Dreher’s prophetic judgment on the status of conservative Christians raises the question of where to draw the line between healthy and compromised communities. To be sure, he laments the slimmed-down version of Christianity studied by sociologists like Christian Smith, who documented a ‘moralistic therapeutic deism’ in the generation of Christians coming into adulthood for whom God is a cosmic therapist who helps good people become happy with themselves and nice to others. These views represent a departure from the pattern of belief in traditional Christianity centered on repentance from sin, faith in the representative death and resurrection of Jesus and a life of service to the glory of God. However, by the time sociologists detect widespread trends, they are second nature. Dreher argues that the only way to return to healthy communities with active engagement in the life of Jesus is through a changed lifestyle.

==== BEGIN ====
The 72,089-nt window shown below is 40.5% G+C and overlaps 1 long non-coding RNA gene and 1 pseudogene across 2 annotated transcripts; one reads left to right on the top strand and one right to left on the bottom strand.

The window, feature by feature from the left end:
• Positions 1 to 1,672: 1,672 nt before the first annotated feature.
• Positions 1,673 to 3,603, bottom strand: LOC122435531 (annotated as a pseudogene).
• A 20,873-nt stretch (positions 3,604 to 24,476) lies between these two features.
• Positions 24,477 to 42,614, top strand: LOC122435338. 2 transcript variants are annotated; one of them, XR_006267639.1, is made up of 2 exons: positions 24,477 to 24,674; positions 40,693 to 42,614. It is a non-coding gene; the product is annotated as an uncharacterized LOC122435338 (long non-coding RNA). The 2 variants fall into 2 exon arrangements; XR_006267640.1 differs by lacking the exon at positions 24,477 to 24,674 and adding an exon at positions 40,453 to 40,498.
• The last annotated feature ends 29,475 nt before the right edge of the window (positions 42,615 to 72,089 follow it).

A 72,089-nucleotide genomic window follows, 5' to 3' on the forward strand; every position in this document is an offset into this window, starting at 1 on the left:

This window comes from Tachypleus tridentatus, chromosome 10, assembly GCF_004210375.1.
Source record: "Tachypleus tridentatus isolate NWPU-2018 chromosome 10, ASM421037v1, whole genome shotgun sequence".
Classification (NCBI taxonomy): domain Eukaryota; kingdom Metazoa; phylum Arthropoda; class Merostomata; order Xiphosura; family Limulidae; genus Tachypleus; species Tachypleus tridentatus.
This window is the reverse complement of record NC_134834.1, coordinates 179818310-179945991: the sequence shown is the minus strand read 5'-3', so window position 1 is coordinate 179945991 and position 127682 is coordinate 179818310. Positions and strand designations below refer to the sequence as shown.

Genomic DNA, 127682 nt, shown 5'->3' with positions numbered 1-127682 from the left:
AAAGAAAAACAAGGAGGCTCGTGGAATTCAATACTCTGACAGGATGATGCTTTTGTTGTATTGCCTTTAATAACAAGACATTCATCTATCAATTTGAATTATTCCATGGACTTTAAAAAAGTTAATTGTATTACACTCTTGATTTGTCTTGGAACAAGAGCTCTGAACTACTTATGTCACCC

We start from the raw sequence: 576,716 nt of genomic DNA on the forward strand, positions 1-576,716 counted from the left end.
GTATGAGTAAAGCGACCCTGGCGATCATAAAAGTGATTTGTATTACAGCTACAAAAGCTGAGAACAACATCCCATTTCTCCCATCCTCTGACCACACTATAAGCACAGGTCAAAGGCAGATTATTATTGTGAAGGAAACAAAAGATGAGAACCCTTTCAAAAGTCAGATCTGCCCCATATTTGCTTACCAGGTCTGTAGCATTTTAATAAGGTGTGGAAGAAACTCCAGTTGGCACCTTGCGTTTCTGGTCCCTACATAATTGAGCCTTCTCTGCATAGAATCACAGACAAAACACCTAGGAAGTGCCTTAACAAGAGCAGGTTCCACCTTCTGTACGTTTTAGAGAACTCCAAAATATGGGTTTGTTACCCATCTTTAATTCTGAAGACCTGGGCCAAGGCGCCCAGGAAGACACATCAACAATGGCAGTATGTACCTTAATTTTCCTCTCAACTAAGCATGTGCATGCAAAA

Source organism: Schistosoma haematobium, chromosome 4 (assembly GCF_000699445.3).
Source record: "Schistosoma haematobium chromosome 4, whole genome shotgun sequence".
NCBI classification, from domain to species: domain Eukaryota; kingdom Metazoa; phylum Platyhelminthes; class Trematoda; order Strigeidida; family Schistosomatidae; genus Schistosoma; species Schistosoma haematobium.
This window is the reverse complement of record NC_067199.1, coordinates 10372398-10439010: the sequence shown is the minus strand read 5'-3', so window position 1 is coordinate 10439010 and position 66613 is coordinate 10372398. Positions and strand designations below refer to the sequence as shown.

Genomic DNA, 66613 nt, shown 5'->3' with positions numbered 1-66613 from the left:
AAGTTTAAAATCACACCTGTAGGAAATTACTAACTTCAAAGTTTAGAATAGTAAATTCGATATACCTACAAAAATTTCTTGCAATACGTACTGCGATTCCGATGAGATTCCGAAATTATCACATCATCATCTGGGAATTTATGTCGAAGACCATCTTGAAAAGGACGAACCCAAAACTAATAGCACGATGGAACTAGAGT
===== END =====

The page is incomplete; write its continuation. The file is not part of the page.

Sexuality is the lifestyle area most in need of formation. Christian teaching on sex and sexuality is “the linchpin of Christian cultural order (p. 198),” asserts Dreher citing Philip Rieff. “Gay marriage and gender ideology signify the final triumph of the Sexual Revolution and the dethroning of Christianity because they deny Christian anthropology at its core and shatter the authority of the Bible (p. 203).” Since Dreher places sexual practice at the center of Christian culture, a few summary comments on his views of human sexuality are necessary. Dreher argues that Christian anthropology regards men and women created in their gender specificity toward specific ends, and those ends are procreation and enculturation. Marriage is part of the cosmic order meant to channel the generative powers of nature into cultural and social good. Sex is something to be discovered through the practice of chastity and fidelity and not something to be used to express personal desires. “Everything in this debate…turns on how we answer the question: Is the natural world and its limits a given, or are we free to do with it whatever we desire (p. 201)?” Of course, Dreher asserts nature is favorably inclined to human prosperity as shown by God’s incarnation in a human body. Bodily incarnation validates human community and institutions like marriage that sustain it. Gay marriage challenges this view at the very core by equating sexuality with the struggle for human rights. If gay sex is a natural, then gay marriage should be enshrined in law as a human right. Any viewpoint-religious or otherwise-that limits sexuality to heterosexual sex is a violation of basic human rights. No accommodation between these views of human nature is possible, according to Dreher, so the solution is to strengthen the practice of Christian marriage in families and in communities with the understanding that Christian marriage is a minority view in modern culture, with all that entails.